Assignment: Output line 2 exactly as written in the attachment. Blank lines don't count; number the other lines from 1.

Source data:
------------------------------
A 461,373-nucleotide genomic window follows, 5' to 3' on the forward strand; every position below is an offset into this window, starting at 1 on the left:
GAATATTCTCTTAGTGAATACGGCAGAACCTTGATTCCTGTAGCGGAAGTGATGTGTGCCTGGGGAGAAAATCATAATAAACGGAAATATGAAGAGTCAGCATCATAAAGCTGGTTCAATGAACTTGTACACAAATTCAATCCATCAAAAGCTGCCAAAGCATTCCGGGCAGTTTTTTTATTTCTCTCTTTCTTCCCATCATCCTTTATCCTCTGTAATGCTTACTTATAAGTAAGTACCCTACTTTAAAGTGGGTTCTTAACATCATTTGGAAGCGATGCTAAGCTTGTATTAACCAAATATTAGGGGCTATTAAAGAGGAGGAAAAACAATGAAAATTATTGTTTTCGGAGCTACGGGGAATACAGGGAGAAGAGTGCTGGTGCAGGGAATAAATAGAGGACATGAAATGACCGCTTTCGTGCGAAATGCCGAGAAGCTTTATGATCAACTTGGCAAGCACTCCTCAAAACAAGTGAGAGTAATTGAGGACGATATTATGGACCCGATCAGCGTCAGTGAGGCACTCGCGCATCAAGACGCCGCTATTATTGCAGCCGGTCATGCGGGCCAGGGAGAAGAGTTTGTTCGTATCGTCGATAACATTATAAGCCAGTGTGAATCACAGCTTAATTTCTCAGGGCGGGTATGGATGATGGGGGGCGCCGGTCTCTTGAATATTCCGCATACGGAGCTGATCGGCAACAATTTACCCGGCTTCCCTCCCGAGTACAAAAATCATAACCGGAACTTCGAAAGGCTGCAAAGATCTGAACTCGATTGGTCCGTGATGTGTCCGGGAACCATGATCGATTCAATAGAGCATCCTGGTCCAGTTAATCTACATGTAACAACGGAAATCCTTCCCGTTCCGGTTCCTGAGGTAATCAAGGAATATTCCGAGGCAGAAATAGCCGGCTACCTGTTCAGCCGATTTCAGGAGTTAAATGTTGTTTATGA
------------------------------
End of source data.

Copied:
GAATATTCTCTTAGTGAATACGGCAGAACCTTGATTCCTGTAGCGGAAGTGATGTGTGCCTGGGGAGAAAATCATAATAAACGGAAATATGAAGAGTCAGCATCATAAAGCTGGTTCAATGAACTTGTACACAAATTCAATCCATCAAAAGCTGCCAAAGCATTCCGGGCAGTTTTTTTATTTCTCTCTTTCTTCCCATCATCCTTTATCCTCTGTAATGCTTACTTATAAGTAAGTACCCTACTTTAAAGTGGGTTCTTAACATCATTTGGAAGCGATGCTAAGCTTGTATTAACCAAATATTAGGGGCTATTAAAGAGGAGGAAAAACAATGAAAATTATTGTTTTCGGAGCTACGGGGAATACAGGGAGAAGAGTGCTGGTGCAGGGAATAAATAGAGGACATGAAATGACCGCTTTCGTGCGAAATGCCGAGAAGCTTTATGATCAACTTGGCAAGCACTCCTCAAAACAAGTGAGAGTAATTGAGGACGATATTATGGACCCGATCAGCGTCAGTGAGGCACTCGCGCATCAAGACGCCGCTATTATTGCAGCCGGTCATGCGGGCCAGGGAGAAGAGTTTGTTCGTATCGTCGATAACATTATAAGCCAGTGTGAATCACAGCTTAATTTCTCAGGGCGGGTATGGATGATGGGGGGCGCCGGTCTCTTGAATATTCCGCATACGGAGCTGATCGGCAACAATTTACCCGGCTTCCCTCCCGAGTACAAAAATCATAACCGGAACTTCGAAAGGCTGCAAAGATCTGAACTCGATTGGTCCGTGATGTGTCCGGGAACCATGATCGATTCAATAGAGCATCCTGGTCCAGTTAATCTACATGTAACAACGGAAATCCTTCCCGTTCCGGTTCCTGAGGTAATCAAGGAATATTCCGAGGCAGAAATAGCCGGCTACCTGTTCAGCCGATTTCAGGAGTTAAATGTTGTTTATGA